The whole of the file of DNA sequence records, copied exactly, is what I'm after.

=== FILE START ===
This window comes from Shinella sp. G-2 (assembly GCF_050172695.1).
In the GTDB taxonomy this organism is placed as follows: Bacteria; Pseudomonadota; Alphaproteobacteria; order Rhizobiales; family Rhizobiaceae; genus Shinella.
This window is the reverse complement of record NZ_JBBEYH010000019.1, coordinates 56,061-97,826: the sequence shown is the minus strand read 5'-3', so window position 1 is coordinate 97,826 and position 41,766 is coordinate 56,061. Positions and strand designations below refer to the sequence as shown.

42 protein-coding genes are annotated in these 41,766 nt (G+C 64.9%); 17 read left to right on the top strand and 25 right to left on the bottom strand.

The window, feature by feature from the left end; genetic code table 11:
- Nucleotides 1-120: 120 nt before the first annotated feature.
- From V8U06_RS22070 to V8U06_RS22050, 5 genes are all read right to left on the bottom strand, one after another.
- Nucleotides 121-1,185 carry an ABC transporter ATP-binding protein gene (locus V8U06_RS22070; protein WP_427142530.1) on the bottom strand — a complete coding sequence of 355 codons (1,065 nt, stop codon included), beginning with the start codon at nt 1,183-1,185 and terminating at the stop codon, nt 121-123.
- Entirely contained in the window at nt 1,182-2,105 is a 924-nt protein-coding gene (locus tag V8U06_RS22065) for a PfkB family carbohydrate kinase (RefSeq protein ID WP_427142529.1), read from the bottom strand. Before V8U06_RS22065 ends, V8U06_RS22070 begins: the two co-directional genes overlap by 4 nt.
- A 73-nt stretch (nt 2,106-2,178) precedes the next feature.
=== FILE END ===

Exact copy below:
This window comes from Shinella sp. G-2 (assembly GCF_050172695.1).
In the GTDB taxonomy this organism is placed as follows: Bacteria; Pseudomonadota; Alphaproteobacteria; order Rhizobiales; family Rhizobiaceae; genus Shinella.
This window is the reverse complement of record NZ_JBBEYH010000019.1, coordinates 56,061-97,826: the sequence shown is the minus strand read 5'-3', so window position 1 is coordinate 97,826 and position 41,766 is coordinate 56,061. Positions and strand designations below refer to the sequence as shown.

42 protein-coding genes are annotated in these 41,766 nt (G+C 64.9%); 17 read left to right on the top strand and 25 right to left on the bottom strand.

The window, feature by feature from the left end; genetic code table 11:
- Nucleotides 1-120: 120 nt before the first annotated feature.
- From V8U06_RS22070 to V8U06_RS22050, 5 genes are all read right to left on the bottom strand, one after another.
- Nucleotides 121-1,185 carry an ABC transporter ATP-binding protein gene (locus V8U06_RS22070; protein WP_427142530.1) on the bottom strand — a complete coding sequence of 355 codons (1,065 nt, stop codon included), beginning with the start codon at nt 1,183-1,185 and terminating at the stop codon, nt 121-123.
- Entirely contained in the window at nt 1,182-2,105 is a 924-nt protein-coding gene (locus tag V8U06_RS22065) for a PfkB family carbohydrate kinase (RefSeq protein ID WP_427142529.1), read from the bottom strand. Before V8U06_RS22065 ends, V8U06_RS22070 begins: the two co-directional genes overlap by 4 nt.
- A 73-nt stretch (nt 2,106-2,178) precedes the next feature.